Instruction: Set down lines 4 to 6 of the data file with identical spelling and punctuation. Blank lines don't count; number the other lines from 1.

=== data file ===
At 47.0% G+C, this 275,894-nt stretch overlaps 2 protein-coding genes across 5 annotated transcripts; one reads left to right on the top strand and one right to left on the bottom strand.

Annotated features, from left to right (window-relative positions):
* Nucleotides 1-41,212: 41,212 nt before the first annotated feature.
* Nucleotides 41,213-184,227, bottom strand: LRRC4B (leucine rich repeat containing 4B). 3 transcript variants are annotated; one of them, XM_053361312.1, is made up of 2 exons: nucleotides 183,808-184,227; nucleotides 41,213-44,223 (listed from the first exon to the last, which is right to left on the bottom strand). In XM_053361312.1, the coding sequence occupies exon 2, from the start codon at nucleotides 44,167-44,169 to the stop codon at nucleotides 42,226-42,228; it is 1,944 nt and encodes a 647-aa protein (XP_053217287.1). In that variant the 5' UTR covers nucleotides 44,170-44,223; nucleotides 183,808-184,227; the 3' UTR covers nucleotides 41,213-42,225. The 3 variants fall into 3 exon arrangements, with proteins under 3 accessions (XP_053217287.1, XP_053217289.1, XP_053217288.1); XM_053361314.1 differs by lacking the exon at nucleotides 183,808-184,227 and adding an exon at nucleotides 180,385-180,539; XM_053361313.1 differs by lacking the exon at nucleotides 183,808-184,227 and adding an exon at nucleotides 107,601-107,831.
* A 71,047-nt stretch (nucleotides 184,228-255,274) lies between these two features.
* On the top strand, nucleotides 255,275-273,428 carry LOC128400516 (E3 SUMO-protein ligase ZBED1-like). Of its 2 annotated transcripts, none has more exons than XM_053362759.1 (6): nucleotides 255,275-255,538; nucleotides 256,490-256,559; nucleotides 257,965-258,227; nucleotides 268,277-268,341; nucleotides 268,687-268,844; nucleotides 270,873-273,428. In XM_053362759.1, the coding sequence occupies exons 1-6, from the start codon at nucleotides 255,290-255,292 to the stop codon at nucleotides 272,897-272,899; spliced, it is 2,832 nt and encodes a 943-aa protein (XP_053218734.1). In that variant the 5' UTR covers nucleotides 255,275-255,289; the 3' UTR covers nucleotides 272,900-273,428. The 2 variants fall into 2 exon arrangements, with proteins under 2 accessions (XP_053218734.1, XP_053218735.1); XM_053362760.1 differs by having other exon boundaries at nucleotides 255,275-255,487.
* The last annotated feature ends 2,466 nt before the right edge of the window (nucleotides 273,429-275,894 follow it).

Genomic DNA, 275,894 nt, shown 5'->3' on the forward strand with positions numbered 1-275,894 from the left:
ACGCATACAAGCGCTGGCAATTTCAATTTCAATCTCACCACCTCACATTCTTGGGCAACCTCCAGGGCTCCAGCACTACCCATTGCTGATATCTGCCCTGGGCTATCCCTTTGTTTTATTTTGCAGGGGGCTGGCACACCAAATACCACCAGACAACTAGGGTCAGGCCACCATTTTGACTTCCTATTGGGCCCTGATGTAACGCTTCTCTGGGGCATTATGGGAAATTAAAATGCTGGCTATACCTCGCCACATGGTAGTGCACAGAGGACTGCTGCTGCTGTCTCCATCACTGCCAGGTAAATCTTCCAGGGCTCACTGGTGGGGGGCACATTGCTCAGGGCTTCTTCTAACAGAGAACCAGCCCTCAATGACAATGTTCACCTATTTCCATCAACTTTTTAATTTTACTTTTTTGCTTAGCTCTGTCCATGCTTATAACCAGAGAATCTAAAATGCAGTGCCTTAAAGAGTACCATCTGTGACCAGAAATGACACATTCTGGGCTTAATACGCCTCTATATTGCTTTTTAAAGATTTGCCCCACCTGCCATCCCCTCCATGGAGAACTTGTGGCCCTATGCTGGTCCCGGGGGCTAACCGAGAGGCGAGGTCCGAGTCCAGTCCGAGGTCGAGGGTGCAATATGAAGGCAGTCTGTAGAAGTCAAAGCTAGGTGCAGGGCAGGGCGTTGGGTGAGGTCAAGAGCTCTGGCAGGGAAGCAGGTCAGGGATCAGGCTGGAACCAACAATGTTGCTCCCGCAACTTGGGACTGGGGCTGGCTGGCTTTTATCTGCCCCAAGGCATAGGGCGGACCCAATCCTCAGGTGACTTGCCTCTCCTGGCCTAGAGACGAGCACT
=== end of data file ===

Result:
* Nucleotides 41,213-184,227, bottom strand: LRRC4B (leucine rich repeat containing 4B). 3 transcript variants are annotated; one of them, XM_053361312.1, is made up of 2 exons: nucleotides 183,808-184,227; nucleotides 41,213-44,223 (listed from the first exon to the last, which is right to left on the bottom strand). In XM_053361312.1, the coding sequence occupies exon 2, from the start codon at nucleotides 44,167-44,169 to the stop codon at nucleotides 42,226-42,228; it is 1,944 nt and encodes a 647-aa protein (XP_053217287.1). In that variant the 5' UTR covers nucleotides 44,170-44,223; nucleotides 183,808-184,227; the 3' UTR covers nucleotides 41,213-42,225. The 3 variants fall into 3 exon arrangements, with proteins under 3 accessions (XP_053217287.1, XP_053217289.1, XP_053217288.1); XM_053361314.1 differs by lacking the exon at nucleotides 183,808-184,227 and adding an exon at nucleotides 180,385-180,539; XM_053361313.1 differs by lacking the exon at nucleotides 183,808-184,227 and adding an exon at nucleotides 107,601-107,831.
* A 71,047-nt stretch (nucleotides 184,228-255,274) lies between these two features.
* On the top strand, nucleotides 255,275-273,428 carry LOC128400516 (E3 SUMO-protein ligase ZBED1-like). Of its 2 annotated transcripts, none has more exons than XM_053362759.1 (6): nucleotides 255,275-255,538; nucleotides 256,490-256,559; nucleotides 257,965-258,227; nucleotides 268,277-268,341; nucleotides 268,687-268,844; nucleotides 270,873-273,428. In XM_053362759.1, the coding sequence occupies exons 1-6, from the start codon at nucleotides 255,290-255,292 to the stop codon at nucleotides 272,897-272,899; spliced, it is 2,832 nt and encodes a 943-aa protein (XP_053218734.1). In that variant the 5' UTR covers nucleotides 255,275-255,289; the 3' UTR covers nucleotides 272,900-273,428. The 2 variants fall into 2 exon arrangements, with proteins under 2 accessions (XP_053218734.1, XP_053218735.1); XM_053362760.1 differs by having other exon boundaries at nucleotides 255,275-255,487.